FILED UNDER: Campaign 2020, Donald Trump, Supreme Court, US Politics, Voting
Steven L. Taylor
About Steven L. Taylor
Steven L. Taylor is a Professor of Political Science and a College of Arts and Sciences Dean. His main areas of expertise include parties, elections, and the institutional design of democracies. His most recent book is the co-authored A Different Democracy: American Government in a 31-Country Perspective. He earned his Ph.D. from the University of Texas and his BA from the University of California, Irvine. He has been blogging since 2003 (originally at the now defunct Poliblog). Follow Steven on Twitter

Comments

  1. CSK says:

    Yes, it ought to get more attention. But I think most people, excepting the hard core of Trump supporters you find at sites such as Gateway Pundit and Lucianne.com, regard these actions as mere theatre designed to placate the 22% of American who believe Trump is the greatest president ever, and, most importantly, keep them in the Trump fold.

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  2. gVOR08 says:

    I have every confidence the Supremes will give this all the consideration it deserves and toss it quickly and quietly, given that 20 EC votes isn’t nearly enough to overturn the election.

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  3. Kathy says:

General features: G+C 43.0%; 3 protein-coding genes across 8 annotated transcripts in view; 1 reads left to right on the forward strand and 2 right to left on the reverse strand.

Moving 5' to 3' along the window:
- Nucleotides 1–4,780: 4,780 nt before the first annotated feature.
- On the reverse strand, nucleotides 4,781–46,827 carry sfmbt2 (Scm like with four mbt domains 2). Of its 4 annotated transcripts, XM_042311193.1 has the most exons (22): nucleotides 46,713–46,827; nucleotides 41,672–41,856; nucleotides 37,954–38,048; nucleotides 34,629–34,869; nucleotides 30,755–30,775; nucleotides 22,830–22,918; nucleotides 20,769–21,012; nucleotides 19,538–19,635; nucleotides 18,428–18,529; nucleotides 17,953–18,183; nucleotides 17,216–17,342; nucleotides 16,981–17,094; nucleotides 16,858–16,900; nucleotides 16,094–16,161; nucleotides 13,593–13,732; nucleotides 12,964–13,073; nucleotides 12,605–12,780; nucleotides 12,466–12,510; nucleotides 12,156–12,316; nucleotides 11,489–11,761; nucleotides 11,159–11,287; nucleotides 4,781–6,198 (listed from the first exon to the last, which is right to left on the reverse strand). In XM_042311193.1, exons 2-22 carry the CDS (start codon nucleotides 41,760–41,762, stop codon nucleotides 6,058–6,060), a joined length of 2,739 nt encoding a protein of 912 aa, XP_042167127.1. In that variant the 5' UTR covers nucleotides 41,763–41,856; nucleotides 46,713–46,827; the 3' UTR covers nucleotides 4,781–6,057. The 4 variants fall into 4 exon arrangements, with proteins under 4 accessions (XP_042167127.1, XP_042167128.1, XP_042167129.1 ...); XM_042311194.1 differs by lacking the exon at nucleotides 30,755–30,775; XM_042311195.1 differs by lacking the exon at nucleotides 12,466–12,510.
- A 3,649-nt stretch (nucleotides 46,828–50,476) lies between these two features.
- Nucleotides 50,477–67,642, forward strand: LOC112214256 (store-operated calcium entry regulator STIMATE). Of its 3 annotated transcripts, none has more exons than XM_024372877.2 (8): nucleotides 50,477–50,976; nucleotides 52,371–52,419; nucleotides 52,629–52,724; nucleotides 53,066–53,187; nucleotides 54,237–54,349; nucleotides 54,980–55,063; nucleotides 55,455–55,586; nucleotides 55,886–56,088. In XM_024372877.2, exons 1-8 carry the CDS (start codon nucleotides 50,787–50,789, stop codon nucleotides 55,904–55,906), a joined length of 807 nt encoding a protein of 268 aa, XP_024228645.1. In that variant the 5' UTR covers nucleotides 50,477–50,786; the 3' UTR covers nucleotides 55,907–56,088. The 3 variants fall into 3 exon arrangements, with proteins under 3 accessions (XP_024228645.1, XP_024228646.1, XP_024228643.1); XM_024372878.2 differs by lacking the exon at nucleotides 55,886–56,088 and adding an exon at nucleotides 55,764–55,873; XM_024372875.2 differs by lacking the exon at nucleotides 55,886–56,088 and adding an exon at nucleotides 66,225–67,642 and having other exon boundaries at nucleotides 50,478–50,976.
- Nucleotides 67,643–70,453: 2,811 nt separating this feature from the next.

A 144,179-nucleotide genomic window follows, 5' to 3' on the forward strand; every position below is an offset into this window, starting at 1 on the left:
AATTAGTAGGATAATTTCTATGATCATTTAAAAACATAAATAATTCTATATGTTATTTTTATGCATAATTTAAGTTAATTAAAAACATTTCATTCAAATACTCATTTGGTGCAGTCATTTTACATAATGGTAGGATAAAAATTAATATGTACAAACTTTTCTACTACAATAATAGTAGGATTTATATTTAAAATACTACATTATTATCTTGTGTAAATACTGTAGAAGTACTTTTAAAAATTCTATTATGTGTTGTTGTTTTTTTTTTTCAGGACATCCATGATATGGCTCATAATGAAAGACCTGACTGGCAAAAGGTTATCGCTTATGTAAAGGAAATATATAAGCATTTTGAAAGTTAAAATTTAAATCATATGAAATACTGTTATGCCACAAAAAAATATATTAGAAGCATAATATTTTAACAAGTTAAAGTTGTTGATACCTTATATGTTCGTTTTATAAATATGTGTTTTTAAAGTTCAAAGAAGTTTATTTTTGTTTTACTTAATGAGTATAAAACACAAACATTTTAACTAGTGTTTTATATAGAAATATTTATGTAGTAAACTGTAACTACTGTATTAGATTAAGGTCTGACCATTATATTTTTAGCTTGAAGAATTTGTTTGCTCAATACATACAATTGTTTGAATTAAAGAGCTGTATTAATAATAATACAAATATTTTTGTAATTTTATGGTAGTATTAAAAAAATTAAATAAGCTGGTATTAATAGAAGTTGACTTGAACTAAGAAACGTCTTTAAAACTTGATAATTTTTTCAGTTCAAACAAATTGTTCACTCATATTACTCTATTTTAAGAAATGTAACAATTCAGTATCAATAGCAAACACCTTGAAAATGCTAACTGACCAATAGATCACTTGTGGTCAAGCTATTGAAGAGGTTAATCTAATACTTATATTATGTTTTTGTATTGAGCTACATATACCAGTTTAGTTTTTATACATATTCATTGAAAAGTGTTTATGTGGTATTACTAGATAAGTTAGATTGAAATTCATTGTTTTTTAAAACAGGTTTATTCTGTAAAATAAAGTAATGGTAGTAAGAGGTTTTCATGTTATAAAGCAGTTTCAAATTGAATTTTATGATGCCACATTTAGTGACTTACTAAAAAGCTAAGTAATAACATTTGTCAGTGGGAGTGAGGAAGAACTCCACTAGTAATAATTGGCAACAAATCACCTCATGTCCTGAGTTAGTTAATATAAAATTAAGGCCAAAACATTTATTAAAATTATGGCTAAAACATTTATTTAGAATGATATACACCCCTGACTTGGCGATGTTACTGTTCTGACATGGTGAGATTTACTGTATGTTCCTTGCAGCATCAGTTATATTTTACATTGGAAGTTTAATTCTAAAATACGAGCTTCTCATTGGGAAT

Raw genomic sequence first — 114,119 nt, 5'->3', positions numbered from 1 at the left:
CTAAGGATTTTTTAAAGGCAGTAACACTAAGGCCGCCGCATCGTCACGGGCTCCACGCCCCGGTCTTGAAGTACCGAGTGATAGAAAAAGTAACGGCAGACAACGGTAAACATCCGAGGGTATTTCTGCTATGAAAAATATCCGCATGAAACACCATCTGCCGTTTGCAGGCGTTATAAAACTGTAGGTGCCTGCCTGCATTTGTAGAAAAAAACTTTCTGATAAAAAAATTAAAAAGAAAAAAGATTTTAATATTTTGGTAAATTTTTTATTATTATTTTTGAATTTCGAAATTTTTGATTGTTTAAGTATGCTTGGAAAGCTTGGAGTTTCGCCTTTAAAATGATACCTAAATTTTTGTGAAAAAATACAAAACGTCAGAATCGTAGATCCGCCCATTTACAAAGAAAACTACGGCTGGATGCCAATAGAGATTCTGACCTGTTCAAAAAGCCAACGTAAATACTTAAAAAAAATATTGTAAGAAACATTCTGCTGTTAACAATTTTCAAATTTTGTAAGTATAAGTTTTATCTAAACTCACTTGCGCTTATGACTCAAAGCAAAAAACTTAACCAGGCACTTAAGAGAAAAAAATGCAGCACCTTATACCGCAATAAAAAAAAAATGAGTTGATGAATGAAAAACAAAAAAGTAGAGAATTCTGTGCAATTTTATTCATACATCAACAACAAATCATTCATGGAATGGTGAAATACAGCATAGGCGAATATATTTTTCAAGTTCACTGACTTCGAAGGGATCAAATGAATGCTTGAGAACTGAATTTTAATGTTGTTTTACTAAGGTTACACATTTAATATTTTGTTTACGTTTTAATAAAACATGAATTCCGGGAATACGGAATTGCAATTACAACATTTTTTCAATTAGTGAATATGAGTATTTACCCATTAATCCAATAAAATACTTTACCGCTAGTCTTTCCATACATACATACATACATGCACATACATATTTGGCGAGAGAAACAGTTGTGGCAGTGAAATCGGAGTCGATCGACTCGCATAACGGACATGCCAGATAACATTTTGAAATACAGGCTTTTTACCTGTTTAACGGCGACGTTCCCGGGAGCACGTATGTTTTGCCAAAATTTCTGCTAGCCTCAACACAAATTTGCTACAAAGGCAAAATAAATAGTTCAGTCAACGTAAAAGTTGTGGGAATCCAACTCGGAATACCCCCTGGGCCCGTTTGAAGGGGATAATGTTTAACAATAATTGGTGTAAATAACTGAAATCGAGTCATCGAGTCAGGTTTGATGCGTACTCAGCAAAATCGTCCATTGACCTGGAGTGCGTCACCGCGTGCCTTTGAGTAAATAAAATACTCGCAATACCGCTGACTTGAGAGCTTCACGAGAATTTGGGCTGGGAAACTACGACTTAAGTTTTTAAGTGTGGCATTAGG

I think the Supremes rarely intervene in the rulings of state courts in matters of state law, absent clear constitutional questions. As the PA court’s decisions did not disenfranchise anyone nor prevented any ballots from being counted, I don’t see what argument could interest the SCOTUS.

    If One-Term Loser Trump wanted to be presidente for life, he should have at least issued an executive order about it.

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  4. OzarkHillbilly says:

    It’s pretty simple: Votes cast by not true Americans were counted, and these votes need to be discarded. How do we know which ones were cast by not true Americans??? Easy…

    Yeah, you can do the math.

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  5. Sleeping Dog says:

    If at first you don’t succeed, try, try…

    We’re back in elementary school.

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  6. Scott F. says:

    @gVOR08: I would prefer the Supremes toss this latest case quickly and loudly. We need a ruling so unequivocal that even Giuliani wouldn’t dare come back to SCOTUS ever.

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  7. Kylopod says:

    Anyone remember the comic strip Kudzu? It wasn’t a political strip per se, but it occasionally had lines that I felt hinted at a rightward orientation. It often made fun of liberals of Democrats. (Someone last night told me the creator started as a Democrat then moved to the right in the late ’90s, becoming a rabid Clinton hater.) Sometime in the early 2000s, there was a strip (I’m sure I’m getting the details wrong, it was so long ago and I haven’t been able to track it down), where one character asks where someone is, and the other says the person is down in Florida still doing recounts or lawsuits (or something) to make Al Gore president.